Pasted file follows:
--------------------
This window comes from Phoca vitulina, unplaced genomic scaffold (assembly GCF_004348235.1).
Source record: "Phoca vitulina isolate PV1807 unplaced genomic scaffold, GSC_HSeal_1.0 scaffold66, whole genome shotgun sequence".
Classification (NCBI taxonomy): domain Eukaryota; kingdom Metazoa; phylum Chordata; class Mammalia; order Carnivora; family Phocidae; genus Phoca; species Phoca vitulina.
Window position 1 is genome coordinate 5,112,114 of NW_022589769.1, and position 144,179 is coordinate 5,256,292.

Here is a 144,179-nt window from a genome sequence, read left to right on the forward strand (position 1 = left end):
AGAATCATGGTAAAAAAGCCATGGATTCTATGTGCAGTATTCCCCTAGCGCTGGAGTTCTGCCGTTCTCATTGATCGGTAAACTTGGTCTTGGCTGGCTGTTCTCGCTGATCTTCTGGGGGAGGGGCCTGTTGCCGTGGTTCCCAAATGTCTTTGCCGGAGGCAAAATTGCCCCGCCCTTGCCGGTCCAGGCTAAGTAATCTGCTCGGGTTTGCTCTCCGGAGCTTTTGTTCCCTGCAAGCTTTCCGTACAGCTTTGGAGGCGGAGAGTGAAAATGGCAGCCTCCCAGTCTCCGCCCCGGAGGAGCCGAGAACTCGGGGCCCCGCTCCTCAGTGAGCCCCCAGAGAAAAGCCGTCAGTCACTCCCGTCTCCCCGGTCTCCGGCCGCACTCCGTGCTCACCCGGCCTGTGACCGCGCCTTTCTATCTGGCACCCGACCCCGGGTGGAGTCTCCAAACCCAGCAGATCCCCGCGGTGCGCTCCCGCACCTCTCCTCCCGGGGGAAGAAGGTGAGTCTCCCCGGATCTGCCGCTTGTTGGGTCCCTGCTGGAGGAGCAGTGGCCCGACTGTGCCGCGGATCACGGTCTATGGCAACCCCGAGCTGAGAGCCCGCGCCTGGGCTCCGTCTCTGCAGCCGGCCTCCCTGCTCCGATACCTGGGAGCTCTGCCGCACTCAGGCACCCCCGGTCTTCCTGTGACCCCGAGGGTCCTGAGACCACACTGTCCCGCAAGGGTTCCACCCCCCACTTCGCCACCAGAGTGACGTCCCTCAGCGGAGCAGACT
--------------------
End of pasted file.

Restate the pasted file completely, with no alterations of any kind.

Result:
This window comes from Phoca vitulina, unplaced genomic scaffold (assembly GCF_004348235.1).
Source record: "Phoca vitulina isolate PV1807 unplaced genomic scaffold, GSC_HSeal_1.0 scaffold66, whole genome shotgun sequence".
Classification (NCBI taxonomy): domain Eukaryota; kingdom Metazoa; phylum Chordata; class Mammalia; order Carnivora; family Phocidae; genus Phoca; species Phoca vitulina.
Window position 1 is genome coordinate 5,112,114 of NW_022589769.1, and position 144,179 is coordinate 5,256,292.

Here is a 144,179-nt window from a genome sequence, read left to right on the forward strand (position 1 = left end):
AGAATCATGGTAAAAAAGCCATGGATTCTATGTGCAGTATTCCCCTAGCGCTGGAGTTCTGCCGTTCTCATTGATCGGTAAACTTGGTCTTGGCTGGCTGTTCTCGCTGATCTTCTGGGGGAGGGGCCTGTTGCCGTGGTTCCCAAATGTCTTTGCCGGAGGCAAAATTGCCCCGCCCTTGCCGGTCCAGGCTAAGTAATCTGCTCGGGTTTGCTCTCCGGAGCTTTTGTTCCCTGCAAGCTTTCCGTACAGCTTTGGAGGCGGAGAGTGAAAATGGCAGCCTCCCAGTCTCCGCCCCGGAGGAGCCGAGAACTCGGGGCCCCGCTCCTCAGTGAGCCCCCAGAGAAAAGCCGTCAGTCACTCCCGTCTCCCCGGTCTCCGGCCGCACTCCGTGCTCACCCGGCCTGTGACCGCGCCTTTCTATCTGGCACCCGACCCCGGGTGGAGTCTCCAAACCCAGCAGATCCCCGCGGTGCGCTCCCGCACCTCTCCTCCCGGGGGAAGAAGGTGAGTCTCCCCGGATCTGCCGCTTGTTGGGTCCCTGCTGGAGGAGCAGTGGCCCGACTGTGCCGCGGATCACGGTCTATGGCAACCCCGAGCTGAGAGCCCGCGCCTGGGCTCCGTCTCTGCAGCCGGCCTCCCTGCTCCGATACCTGGGAGCTCTGCCGCACTCAGGCACCCCCGGTCTTCCTGTGACCCCGAGGGTCCTGAGACCACACTGTCCCGCAAGGGTTCCACCCCCCACTTCGCCACCAGAGTGACGTCCCTCAGCGGAGCAGACT